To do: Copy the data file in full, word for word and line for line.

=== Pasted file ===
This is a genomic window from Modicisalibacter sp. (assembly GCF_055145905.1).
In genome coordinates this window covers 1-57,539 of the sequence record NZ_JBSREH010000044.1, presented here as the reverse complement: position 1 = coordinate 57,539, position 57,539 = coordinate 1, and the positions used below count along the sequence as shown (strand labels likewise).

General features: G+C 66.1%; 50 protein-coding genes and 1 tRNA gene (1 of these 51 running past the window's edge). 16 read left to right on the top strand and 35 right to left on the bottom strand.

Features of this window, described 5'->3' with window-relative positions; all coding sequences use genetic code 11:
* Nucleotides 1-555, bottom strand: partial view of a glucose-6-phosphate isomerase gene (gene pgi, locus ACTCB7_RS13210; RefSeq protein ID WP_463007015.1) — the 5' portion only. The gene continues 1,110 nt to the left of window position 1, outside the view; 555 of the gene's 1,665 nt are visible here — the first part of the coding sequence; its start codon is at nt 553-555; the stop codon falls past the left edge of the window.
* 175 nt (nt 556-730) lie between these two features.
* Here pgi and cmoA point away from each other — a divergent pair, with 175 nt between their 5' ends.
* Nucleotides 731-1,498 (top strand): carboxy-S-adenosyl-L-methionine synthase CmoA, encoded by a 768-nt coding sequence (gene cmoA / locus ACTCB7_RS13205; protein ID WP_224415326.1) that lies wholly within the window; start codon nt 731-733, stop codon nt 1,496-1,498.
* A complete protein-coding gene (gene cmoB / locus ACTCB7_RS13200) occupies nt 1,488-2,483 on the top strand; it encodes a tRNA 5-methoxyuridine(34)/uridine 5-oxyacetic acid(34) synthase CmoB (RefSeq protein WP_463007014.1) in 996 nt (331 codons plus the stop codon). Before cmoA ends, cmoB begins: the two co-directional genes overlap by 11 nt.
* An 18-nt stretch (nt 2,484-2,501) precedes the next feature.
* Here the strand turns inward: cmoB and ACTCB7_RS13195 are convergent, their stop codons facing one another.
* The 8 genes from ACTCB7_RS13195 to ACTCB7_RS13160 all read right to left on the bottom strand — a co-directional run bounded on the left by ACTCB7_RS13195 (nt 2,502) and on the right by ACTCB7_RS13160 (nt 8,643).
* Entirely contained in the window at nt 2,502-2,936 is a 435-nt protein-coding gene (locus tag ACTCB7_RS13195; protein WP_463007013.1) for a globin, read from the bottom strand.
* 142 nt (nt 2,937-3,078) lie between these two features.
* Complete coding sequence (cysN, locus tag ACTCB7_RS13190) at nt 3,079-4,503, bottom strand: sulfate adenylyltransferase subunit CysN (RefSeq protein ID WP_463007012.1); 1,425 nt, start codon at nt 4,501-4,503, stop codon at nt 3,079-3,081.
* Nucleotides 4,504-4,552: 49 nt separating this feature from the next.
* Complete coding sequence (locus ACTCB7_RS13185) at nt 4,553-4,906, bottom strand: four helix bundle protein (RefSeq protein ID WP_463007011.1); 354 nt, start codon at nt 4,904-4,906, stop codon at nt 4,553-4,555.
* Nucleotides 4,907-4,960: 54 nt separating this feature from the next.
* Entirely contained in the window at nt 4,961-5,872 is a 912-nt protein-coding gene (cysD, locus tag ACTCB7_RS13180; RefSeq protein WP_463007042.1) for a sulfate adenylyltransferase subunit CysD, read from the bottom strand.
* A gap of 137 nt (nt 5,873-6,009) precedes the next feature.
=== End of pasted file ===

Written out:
This is a genomic window from Modicisalibacter sp. (assembly GCF_055145905.1).
In genome coordinates this window covers 1-57,539 of the sequence record NZ_JBSREH010000044.1, presented here as the reverse complement: position 1 = coordinate 57,539, position 57,539 = coordinate 1, and the positions used below count along the sequence as shown (strand labels likewise).

General features: G+C 66.1%; 50 protein-coding genes and 1 tRNA gene (1 of these 51 running past the window's edge). 16 read left to right on the top strand and 35 right to left on the bottom strand.

Features of this window, described 5'->3' with window-relative positions; all coding sequences use genetic code 11:
* Nucleotides 1-555, bottom strand: partial view of a glucose-6-phosphate isomerase gene (gene pgi, locus ACTCB7_RS13210; RefSeq protein ID WP_463007015.1) — the 5' portion only. The gene continues 1,110 nt to the left of window position 1, outside the view; 555 of the gene's 1,665 nt are visible here — the first part of the coding sequence; its start codon is at nt 553-555; the stop codon falls past the left edge of the window.
* 175 nt (nt 556-730) lie between these two features.
* Here pgi and cmoA point away from each other — a divergent pair, with 175 nt between their 5' ends.
* Nucleotides 731-1,498 (top strand): carboxy-S-adenosyl-L-methionine synthase CmoA, encoded by a 768-nt coding sequence (gene cmoA / locus ACTCB7_RS13205; protein ID WP_224415326.1) that lies wholly within the window; start codon nt 731-733, stop codon nt 1,496-1,498.
* A complete protein-coding gene (gene cmoB / locus ACTCB7_RS13200) occupies nt 1,488-2,483 on the top strand; it encodes a tRNA 5-methoxyuridine(34)/uridine 5-oxyacetic acid(34) synthase CmoB (RefSeq protein WP_463007014.1) in 996 nt (331 codons plus the stop codon). Before cmoA ends, cmoB begins: the two co-directional genes overlap by 11 nt.
* An 18-nt stretch (nt 2,484-2,501) precedes the next feature.
* Here the strand turns inward: cmoB and ACTCB7_RS13195 are convergent, their stop codons facing one another.
* The 8 genes from ACTCB7_RS13195 to ACTCB7_RS13160 all read right to left on the bottom strand — a co-directional run bounded on the left by ACTCB7_RS13195 (nt 2,502) and on the right by ACTCB7_RS13160 (nt 8,643).
* Entirely contained in the window at nt 2,502-2,936 is a 435-nt protein-coding gene (locus tag ACTCB7_RS13195; protein WP_463007013.1) for a globin, read from the bottom strand.
* 142 nt (nt 2,937-3,078) lie between these two features.
* Complete coding sequence (cysN, locus tag ACTCB7_RS13190) at nt 3,079-4,503, bottom strand: sulfate adenylyltransferase subunit CysN (RefSeq protein ID WP_463007012.1); 1,425 nt, start codon at nt 4,501-4,503, stop codon at nt 3,079-3,081.
* Nucleotides 4,504-4,552: 49 nt separating this feature from the next.
* Complete coding sequence (locus ACTCB7_RS13185) at nt 4,553-4,906, bottom strand: four helix bundle protein (RefSeq protein ID WP_463007011.1); 354 nt, start codon at nt 4,904-4,906, stop codon at nt 4,553-4,555.
* Nucleotides 4,907-4,960: 54 nt separating this feature from the next.
* Entirely contained in the window at nt 4,961-5,872 is a 912-nt protein-coding gene (cysD, locus tag ACTCB7_RS13180; RefSeq protein WP_463007042.1) for a sulfate adenylyltransferase subunit CysD, read from the bottom strand.
* A gap of 137 nt (nt 5,873-6,009) precedes the next feature.